Causes, Symptoms and Treatments

Learn more about the symptoms, causes, diagnosis, and drugs used to treat Acne.

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Navin Khosla NowPatientGreen tick
Updated on 7 Jun 2024

Acne is a prevalent skin condition that affects individuals of various ages, causing physical and emotional challenges. Here, we aim to provide you with an in-depth understanding of acne, including its causes, types, clinical presentation, treatment options, and effective management strategies.

What is the definition of acne?

The clinical definition of acne is a chronic inflammatory skin condition characterized by the presence of comedones (blackheads and whiteheads), papules, pimples, pustules, nodules, or cysts. It is caused by oil glands (clogging of hair follicles with oil/sebum), dead skin cells, and bacteria, typically involving the face, chest, back, and shoulders. Acne can range in severity from mild to severe and can be accompanied by symptoms such as redness, inflammation, pain, and potential scarring. It is commonly associated with hormonal changes during adolescence but can persist into adulthood or develop later in life. Acne is a multifactorial condition influenced by hormonal factors, sebum production, follicular hyperkeratinization, and bacterial colonization.

What are the causes and pathophysiology of acne?

The causes and pathophysiology of acne are multifactorial, involving a combination of genetic, hormonal, and environmental factors. Here are the main contributors to the development of acne

Hormonal Factors

  • Androgens: Hormones, such as testosterone, increase during puberty and stimulate the sebaceous glands to produce more sebum (oil). Excessive sebum production contributes to the development of acne
  • Hormonal Fluctuations: Hormonal imbalances, such as those experienced during menstrual cycles in females, can cause acne breakouts

Excessive Sebum Production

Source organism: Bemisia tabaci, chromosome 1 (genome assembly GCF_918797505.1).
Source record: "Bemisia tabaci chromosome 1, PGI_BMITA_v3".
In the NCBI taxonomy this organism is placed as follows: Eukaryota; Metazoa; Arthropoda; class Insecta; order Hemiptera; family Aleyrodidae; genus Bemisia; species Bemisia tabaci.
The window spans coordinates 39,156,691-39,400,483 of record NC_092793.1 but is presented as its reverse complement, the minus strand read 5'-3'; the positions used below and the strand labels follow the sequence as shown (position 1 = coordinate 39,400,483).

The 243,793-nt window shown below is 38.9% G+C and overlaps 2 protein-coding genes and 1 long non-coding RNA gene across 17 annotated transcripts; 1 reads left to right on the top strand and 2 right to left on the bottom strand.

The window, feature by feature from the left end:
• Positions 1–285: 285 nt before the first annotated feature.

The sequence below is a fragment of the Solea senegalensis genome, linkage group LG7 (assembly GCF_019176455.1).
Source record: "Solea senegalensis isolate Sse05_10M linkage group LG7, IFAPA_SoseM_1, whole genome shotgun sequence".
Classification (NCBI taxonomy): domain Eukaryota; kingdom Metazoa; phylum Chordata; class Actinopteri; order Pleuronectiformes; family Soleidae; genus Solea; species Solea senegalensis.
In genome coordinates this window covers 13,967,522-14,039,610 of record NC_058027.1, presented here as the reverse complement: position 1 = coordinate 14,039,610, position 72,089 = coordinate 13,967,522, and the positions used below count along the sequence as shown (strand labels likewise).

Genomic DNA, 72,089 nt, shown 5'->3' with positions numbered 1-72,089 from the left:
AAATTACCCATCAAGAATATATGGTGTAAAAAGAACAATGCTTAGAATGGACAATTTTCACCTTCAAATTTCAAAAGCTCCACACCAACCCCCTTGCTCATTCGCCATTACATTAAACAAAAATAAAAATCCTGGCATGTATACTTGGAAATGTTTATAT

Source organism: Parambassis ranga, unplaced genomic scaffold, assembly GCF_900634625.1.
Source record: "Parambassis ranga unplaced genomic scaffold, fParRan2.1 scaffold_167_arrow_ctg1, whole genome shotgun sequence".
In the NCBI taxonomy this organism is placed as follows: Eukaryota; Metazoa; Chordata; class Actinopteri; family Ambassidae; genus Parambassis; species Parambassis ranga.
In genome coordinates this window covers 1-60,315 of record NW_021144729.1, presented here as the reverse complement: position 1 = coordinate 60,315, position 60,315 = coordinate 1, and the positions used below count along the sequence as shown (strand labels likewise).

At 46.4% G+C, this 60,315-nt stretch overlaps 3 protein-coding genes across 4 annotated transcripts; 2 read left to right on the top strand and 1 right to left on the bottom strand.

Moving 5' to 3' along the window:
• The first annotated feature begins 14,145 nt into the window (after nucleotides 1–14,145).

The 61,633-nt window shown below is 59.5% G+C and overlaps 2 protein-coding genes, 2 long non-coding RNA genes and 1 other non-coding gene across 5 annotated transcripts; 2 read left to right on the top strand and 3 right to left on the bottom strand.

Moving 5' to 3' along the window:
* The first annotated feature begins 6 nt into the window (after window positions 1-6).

• Sebaceous Glands: Overactive sebaceous glands produce an excess amount of sebum, which can contribute to clogged hair follicles
  • Genetic Predisposition: Genetic factors can influence the size and activity of sebaceous glands, making individuals more prone to excessive sebum production

Follicular Hyperkeratinization

  • Abnormal Skin Cell Shedding: The skin cells lining the hair follicles can shed irregularly, leading to the accumulation of dead skin cells within the follicles
  • Hyperkeratinization: The excess dead skin cells mix with sebum and form a plug, creating a comedone (either open, called a blackhead, or closed, called a whitehead)

Bacterial Colonization

  • Propionibacterium acnes (P. acnes): The bacterium P. acnes, which naturally resides on the skin, can proliferate within the clogged hair follicles. The presence of bacteria triggers an immune response, leading to inflammation


  • Immune Response: The immune system reacts to the presence of bacteria and trapped sebum by releasing inflammatory chemicals, causing redness, swelling, and tenderness associated with acne lesions
  • Release of Pro-inflammatory Mediators: Inflammatory mediators, such as cytokines, contribute to the enlargement of sebaceous glands, increased sebum production, and the formation of inflammatory acne lesions

Other Contributing Factors

  • Skin Irritation: External factors like friction, pressure, or contact with certain substances (cosmetics, oils) can irritate the skin and exacerbate acne
  • Diet: Some studies suggest that high-glycemic-index foods and dairy products may influence acne development in certain individuals, although the relationship is still under investigation
  • Family History


  • Lithium therapy is known to cause acneiform eruptions

What are the different types and clinical presentation of acne?

Acne can manifest in various types and clinical presentations. The following are the different types of acne lesions commonly observed

Non-Inflammatory Acne Lesions


  • Open Comedones (Blackheads): These appear as small, dark spots on the skin’s surface. The dark color is not due to dirt but is caused by oxidation of melanin when the pore is open and exposed to air
  • Closed Comedones (Whiteheads): These are small, flesh-colored bumps beneath the skin’s surface. The pore is closed, preventing exposure to air

Inflammatory Acne Lesions

  • Papules: Small, raised, red bumps on the skin caused by inflammatory responses to blocked hair follicles
  • Pustules: Similar to papules, but with a white or yellowish center due to the presence of pus
  • Nodules: Larger, solid, and painful lumps beneath the skin’s surface. Nodules develop deep within the hair follicles and are associated with severe inflammation
  • Cystic Acne: Deep, painful, pus-filled lesions that can cause scarring. Cysts are the most severe form of acne and require medical intervention

Clinical Presentation

The clinical presentation of acne can vary depending on the severity and type of lesions. It commonly occurs on the face, but can also affect the chest, back, neck, and shoulders. The following clinical characteristics may be observed:

Lesion Distribution

  • Localized: Acne lesions confined to specific areas, such as the forehead, nose, or chin
  • Generalized: Acne lesions scattered across multiple areas of the face or body

Lesion Severity